The Channel Islands National Park is formed by an eight-island archipelago along the Santa Barbara Channel in the Pacific Ocean off the coast of southern California. From the eight islands that year we ended up visiting Santa Cruz, Anacapa, and Santa Catalina. Each one of them was different but they all were beautiful and had plenty of awesome views and landscapes.

Anacapa Island

Anacapa is only a mile long and as per Wikipedia has a population of only 3 people. We personally did not see anyone there other than the people who were with us on the boat. There is no food or water available on the island. There are bathrooms however as well as few shaded places to rest. We noticed also that camping on Anacapa is quite popular. About 30 percent of the people arriving with us were there to camp.

We arrived via boat to the island (island transportation schedules). You would need to be careful when transferring from it to the island since the actual process is border-lining dangerous (and there have been few very bad accidents). The boat backs to a cement platform with a ladder on it on which you need to climb. There are crew members from the boat that help with the process but you need to really pay attention and be careful. Once you are on the platform there are few more steps to go through and you are at the starting point. The boat would be at that same point at the scheduled time for the pickup via the same process.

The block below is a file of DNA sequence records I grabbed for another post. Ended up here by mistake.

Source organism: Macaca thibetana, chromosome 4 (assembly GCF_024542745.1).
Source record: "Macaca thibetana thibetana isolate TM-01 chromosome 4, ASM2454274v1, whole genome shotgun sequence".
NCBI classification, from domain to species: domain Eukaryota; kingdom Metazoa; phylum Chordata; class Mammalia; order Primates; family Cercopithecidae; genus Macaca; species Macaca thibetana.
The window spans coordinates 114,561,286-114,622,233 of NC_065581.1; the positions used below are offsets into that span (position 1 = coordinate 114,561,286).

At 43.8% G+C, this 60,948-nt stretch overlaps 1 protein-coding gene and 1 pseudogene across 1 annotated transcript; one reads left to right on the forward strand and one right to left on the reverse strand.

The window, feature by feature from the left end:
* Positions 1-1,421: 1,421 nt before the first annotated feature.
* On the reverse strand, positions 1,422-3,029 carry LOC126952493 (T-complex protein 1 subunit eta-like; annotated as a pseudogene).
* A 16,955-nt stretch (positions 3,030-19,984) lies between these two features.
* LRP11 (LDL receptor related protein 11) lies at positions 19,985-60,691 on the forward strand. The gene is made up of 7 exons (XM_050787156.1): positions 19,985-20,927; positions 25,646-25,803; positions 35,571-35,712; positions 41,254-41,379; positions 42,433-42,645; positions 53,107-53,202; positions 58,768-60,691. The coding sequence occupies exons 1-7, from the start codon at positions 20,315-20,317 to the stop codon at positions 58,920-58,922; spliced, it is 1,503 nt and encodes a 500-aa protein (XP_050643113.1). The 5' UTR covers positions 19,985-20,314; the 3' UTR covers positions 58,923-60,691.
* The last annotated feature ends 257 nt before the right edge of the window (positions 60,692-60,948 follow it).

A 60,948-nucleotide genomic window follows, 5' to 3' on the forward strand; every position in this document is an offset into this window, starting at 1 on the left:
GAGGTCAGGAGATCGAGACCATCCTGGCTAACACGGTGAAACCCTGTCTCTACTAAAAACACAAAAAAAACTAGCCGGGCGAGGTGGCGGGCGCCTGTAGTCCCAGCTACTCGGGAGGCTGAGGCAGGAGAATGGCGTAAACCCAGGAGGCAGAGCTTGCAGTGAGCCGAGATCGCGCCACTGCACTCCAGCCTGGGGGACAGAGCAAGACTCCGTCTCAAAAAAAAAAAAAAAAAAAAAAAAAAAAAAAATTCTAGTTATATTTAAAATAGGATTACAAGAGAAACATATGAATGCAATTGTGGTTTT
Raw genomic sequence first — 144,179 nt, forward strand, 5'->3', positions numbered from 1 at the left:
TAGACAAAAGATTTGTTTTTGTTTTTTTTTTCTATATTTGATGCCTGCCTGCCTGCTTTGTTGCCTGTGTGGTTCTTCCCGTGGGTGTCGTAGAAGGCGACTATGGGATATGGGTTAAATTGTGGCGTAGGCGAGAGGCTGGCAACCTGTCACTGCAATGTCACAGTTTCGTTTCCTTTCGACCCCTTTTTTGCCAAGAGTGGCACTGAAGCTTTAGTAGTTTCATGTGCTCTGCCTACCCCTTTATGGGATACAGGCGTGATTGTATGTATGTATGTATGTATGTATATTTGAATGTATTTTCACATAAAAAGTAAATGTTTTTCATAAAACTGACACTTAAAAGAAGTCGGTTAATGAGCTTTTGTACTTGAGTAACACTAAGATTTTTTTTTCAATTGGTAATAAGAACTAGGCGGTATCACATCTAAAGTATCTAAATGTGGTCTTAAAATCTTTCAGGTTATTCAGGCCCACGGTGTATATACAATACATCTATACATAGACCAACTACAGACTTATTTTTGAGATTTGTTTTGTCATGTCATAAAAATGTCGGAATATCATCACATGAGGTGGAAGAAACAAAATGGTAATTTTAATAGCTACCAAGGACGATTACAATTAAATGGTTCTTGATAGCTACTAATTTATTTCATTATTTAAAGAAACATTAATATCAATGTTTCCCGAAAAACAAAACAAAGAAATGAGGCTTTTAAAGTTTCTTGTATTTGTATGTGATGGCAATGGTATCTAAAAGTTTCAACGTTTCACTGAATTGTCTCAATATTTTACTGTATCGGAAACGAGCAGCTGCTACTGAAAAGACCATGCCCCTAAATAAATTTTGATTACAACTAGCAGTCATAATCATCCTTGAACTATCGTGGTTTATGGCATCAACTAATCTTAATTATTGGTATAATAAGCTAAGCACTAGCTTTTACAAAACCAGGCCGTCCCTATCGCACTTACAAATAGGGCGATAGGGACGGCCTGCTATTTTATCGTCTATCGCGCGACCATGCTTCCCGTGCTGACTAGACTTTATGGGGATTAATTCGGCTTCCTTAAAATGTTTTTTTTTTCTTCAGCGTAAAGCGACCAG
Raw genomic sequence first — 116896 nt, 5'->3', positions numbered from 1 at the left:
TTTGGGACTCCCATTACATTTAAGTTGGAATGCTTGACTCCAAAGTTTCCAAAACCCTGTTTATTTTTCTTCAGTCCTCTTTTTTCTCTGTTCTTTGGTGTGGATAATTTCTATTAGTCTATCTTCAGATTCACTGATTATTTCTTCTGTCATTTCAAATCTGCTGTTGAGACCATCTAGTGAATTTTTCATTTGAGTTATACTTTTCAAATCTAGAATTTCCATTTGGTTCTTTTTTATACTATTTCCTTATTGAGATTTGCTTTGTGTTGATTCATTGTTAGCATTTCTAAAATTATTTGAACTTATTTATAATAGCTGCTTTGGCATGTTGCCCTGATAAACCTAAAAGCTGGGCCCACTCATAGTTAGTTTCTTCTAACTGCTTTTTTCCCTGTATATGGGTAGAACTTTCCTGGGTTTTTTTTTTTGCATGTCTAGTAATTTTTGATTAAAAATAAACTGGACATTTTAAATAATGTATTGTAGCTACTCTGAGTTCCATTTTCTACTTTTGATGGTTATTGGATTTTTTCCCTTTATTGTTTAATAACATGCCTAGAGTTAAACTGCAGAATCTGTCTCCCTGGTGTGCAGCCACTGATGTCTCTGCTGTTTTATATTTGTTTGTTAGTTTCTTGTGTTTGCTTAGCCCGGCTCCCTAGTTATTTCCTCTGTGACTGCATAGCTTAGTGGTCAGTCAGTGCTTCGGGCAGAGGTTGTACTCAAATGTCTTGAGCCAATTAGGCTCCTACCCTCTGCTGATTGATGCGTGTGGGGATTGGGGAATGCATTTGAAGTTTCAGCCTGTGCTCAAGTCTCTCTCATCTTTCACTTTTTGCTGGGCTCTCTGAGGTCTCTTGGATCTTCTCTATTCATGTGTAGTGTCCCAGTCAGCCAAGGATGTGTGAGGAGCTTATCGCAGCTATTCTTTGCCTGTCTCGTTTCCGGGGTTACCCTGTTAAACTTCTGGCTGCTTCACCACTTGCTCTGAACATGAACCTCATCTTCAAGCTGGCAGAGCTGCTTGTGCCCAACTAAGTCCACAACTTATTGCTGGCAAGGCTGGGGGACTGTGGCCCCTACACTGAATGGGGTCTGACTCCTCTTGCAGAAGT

Santa Cruz Island

The second island we explored was Santa Cruz. Very different in size (96 miles) and quite nice if you are into hiking and long walks. There are more than a few famous points there but to see them all you would need more than one day so plan accordingly. We were able to visit only a few of them in the 5+ hours we had on the island but with a small kid that was enough for us to get the idea and enjoy the experience.

One thing that we noticed as a big difference between the Anacapa and Santa Cruz was the number of activities you can choose from enjoying there. A lot of peopleware kayaking, diving, and snorkeling. You can also bring on the actual boat your own kayak and enjoy it on the island (space however is limited).

Another thing to note is that the Anacapa was significantly less packed with people. Santa Cruz seemed quite crowded at times. Being a much larger island with a lot more places to camp and see that is understandable.

Here are the few pics we took from the island:

Santa Catalina Island

We visited prior to Anacapa and Santa Cruz the Santa Catalina Island. As you can see from the photo below that the island is populated and a place for a few days vacation with plenty of hotels and entertainment.

You can read more about our trip to Catalina Island here. Overall we truly enjoyed the islands we visited and we are actively planning to explore the remaining ones as well soon.

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Technology professional with a passion for exploring the far reaches of our world while doing his best to be a great father, husband and friend.

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